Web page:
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Understanding the Dynamics of Water Security and Conflict in Kenya

Water scarcity is now a pervasive feature of Kenya’s social ecology, attributed variously to growing demographic pressures, land use changes, environmental degradation, and the apparent influences of climate change. ‘Understanding the Dynamics of Water Scarcity and Violence in Kenya’ considers how local communities cope with water scarcity: are indigenous systems of water stewardship sufficiently robust to avert violent conflict over access to and control of water sources? Combining methodologies from History and Political Science, the project documents the historical approaches to water stewardship in three Kenyan counties – Narok, Marsabit and Isiolo – and assesses the current dynamics of conflict around water use and access in these arid and semi-arid lands. Assessment of the spatial and temporal relationships between violence and water scarcity will allow policy recommendations to be made regarding conflict avoidance and the sustainable management of Kenya’s fragile hydroscape.

The themes of Heritage and Violence are relevant to this project:

  •  Heritage: The project will map the history of water stewardship, from traditional wells to modern boreholes and pumps, to critically examine the cultural narrative of peaceful co-existence and conflict avoidance against recurrent episodes where water scarcity has provoked dispute and contestation.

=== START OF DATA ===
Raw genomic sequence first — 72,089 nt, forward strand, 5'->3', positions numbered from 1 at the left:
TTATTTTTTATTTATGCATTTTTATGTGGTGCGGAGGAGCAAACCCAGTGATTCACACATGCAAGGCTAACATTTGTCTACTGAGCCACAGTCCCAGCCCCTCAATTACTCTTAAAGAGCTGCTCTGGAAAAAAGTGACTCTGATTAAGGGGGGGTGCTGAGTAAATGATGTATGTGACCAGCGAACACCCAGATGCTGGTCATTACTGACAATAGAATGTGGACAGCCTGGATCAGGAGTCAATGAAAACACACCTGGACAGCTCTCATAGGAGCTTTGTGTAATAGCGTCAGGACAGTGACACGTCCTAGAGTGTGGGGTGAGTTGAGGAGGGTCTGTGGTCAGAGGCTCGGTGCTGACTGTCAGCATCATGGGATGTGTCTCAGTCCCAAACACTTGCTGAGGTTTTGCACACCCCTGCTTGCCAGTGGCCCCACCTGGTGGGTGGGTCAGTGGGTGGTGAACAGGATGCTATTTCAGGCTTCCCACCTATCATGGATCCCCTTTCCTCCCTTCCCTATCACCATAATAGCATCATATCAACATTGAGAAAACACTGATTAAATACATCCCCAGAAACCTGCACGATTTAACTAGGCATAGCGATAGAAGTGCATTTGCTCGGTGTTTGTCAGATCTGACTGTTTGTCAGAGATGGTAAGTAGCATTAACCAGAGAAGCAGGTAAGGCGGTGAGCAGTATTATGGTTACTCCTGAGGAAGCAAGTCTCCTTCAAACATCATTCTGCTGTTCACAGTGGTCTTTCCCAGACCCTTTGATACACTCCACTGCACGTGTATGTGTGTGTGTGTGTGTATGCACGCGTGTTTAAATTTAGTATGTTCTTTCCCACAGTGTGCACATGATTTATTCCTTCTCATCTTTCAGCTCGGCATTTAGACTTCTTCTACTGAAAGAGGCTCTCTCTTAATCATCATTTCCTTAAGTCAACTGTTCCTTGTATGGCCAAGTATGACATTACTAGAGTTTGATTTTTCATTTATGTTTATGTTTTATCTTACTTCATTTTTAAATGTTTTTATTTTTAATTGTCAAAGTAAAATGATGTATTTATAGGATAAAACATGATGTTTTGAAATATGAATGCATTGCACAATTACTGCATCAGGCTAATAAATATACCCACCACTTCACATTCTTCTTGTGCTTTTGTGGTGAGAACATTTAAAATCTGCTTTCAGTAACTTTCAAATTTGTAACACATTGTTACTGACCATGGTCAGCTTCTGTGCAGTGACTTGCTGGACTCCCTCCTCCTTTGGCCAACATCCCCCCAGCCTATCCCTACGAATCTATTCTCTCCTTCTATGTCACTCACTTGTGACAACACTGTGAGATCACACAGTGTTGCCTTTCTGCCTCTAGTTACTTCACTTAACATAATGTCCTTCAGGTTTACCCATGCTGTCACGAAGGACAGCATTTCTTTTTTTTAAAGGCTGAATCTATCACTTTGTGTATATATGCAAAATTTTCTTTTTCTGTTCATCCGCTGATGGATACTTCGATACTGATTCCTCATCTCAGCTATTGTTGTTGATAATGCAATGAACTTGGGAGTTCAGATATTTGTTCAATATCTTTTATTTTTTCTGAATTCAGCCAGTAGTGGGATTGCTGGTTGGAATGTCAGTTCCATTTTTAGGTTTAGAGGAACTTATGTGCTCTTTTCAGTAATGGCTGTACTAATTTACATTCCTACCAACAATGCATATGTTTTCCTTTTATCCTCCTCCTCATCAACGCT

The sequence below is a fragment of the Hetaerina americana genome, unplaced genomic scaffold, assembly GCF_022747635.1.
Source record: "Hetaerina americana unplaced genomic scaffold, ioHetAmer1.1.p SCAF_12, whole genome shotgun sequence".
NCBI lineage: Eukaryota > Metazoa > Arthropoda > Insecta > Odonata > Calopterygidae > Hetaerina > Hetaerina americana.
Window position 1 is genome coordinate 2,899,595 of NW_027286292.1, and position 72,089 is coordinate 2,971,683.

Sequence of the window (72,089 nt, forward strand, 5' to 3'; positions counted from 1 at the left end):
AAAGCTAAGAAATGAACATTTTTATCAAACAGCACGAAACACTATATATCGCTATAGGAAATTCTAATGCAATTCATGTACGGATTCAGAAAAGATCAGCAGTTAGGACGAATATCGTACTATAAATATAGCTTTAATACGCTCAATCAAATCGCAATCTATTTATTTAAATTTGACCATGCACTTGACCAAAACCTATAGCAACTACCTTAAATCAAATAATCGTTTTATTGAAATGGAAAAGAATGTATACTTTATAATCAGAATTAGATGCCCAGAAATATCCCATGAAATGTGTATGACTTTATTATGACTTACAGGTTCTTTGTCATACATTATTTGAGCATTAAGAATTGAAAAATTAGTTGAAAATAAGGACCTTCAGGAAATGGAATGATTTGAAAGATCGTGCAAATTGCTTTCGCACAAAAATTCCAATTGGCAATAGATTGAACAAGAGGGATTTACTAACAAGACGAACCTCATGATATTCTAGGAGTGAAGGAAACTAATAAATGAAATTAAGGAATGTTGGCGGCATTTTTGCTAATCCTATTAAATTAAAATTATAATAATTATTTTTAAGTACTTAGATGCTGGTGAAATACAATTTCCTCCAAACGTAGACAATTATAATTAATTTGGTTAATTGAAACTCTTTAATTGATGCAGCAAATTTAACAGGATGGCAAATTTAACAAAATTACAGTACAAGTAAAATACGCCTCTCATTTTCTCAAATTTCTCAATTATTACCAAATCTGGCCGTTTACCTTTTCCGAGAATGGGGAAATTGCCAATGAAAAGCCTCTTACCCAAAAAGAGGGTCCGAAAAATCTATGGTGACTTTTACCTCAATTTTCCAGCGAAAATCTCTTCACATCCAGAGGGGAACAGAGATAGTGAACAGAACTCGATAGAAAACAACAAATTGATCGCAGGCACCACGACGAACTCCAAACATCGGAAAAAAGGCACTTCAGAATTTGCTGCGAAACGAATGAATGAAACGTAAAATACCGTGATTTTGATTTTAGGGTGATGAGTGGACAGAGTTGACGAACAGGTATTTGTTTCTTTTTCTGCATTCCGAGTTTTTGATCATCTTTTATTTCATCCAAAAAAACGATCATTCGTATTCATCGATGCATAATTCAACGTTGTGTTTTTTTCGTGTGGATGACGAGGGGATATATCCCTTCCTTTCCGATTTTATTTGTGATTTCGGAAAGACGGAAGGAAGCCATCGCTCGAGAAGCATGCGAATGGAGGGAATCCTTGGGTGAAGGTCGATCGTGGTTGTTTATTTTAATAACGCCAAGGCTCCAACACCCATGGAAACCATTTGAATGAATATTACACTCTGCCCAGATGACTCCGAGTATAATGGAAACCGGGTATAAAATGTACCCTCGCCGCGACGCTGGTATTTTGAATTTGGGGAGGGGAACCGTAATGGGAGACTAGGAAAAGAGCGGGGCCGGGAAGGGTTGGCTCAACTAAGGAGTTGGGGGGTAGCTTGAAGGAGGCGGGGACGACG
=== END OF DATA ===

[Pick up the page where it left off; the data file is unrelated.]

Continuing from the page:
• Violence: The project will assess the empirical basis of the assumption that violence has been increasing around natural resource competition Kenya’s arid and semi-arid lands, testing the spatial and temporal relationships between violence and water scarcity to identify the conditions in which communities resort to violence.

Along with Professor David M. Anderson, the Co-Investigator on the project is Professor Kennedy Agade Mkutu, of the United States International University (USIU), Nairobi, and a post-doctoral Research Assistant works on the project based at USIU. The research also involves collaboration with Kenya's National Crime Research Centre, for which policy-relevant briefing papers will be produced on the place of environment conflicts in Kenya’s national conflict and crime strategies.

Details of this project can be found on the British Academy website.